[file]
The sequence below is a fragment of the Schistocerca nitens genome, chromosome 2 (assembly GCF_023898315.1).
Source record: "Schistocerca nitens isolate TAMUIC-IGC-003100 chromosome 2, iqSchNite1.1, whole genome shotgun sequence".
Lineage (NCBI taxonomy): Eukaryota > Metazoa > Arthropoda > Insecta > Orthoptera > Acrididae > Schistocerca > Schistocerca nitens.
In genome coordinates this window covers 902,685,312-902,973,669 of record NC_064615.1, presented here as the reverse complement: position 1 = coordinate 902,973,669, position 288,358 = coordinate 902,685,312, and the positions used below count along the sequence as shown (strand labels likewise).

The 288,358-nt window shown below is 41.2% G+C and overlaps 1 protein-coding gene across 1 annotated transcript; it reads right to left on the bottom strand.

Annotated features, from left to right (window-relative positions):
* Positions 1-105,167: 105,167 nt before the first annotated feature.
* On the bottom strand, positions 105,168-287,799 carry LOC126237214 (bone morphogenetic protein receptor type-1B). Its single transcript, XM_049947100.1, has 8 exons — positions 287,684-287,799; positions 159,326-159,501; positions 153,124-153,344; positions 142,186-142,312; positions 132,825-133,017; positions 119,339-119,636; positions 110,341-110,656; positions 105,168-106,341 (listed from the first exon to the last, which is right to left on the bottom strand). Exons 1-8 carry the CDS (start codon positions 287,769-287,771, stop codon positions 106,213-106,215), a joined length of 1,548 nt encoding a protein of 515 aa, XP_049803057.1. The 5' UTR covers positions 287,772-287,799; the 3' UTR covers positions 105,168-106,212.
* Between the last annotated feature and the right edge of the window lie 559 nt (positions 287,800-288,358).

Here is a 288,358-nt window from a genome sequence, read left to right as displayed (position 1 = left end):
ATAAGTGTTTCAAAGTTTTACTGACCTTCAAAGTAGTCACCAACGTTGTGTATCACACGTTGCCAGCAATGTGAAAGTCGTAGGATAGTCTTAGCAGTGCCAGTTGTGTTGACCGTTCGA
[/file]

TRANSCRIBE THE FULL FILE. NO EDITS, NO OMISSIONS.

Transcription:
The sequence below is a fragment of the Schistocerca nitens genome, chromosome 2 (assembly GCF_023898315.1).
Source record: "Schistocerca nitens isolate TAMUIC-IGC-003100 chromosome 2, iqSchNite1.1, whole genome shotgun sequence".
Lineage (NCBI taxonomy): Eukaryota > Metazoa > Arthropoda > Insecta > Orthoptera > Acrididae > Schistocerca > Schistocerca nitens.
In genome coordinates this window covers 902,685,312-902,973,669 of record NC_064615.1, presented here as the reverse complement: position 1 = coordinate 902,973,669, position 288,358 = coordinate 902,685,312, and the positions used below count along the sequence as shown (strand labels likewise).

The 288,358-nt window shown below is 41.2% G+C and overlaps 1 protein-coding gene across 1 annotated transcript; it reads right to left on the bottom strand.

Annotated features, from left to right (window-relative positions):
* Positions 1-105,167: 105,167 nt before the first annotated feature.
* On the bottom strand, positions 105,168-287,799 carry LOC126237214 (bone morphogenetic protein receptor type-1B). Its single transcript, XM_049947100.1, has 8 exons — positions 287,684-287,799; positions 159,326-159,501; positions 153,124-153,344; positions 142,186-142,312; positions 132,825-133,017; positions 119,339-119,636; positions 110,341-110,656; positions 105,168-106,341 (listed from the first exon to the last, which is right to left on the bottom strand). Exons 1-8 carry the CDS (start codon positions 287,769-287,771, stop codon positions 106,213-106,215), a joined length of 1,548 nt encoding a protein of 515 aa, XP_049803057.1. The 5' UTR covers positions 287,772-287,799; the 3' UTR covers positions 105,168-106,212.
* Between the last annotated feature and the right edge of the window lie 559 nt (positions 287,800-288,358).

Here is a 288,358-nt window from a genome sequence, read left to right as displayed (position 1 = left end):
ATAAGTGTTTCAAAGTTTTACTGACCTTCAAAGTAGTCACCAACGTTGTGTATCACACGTTGCCAGCAATGTGAAAGTCGTAGGATAGTCTTAGCAGTGCCAGTTGTGTTGACCGTTCGA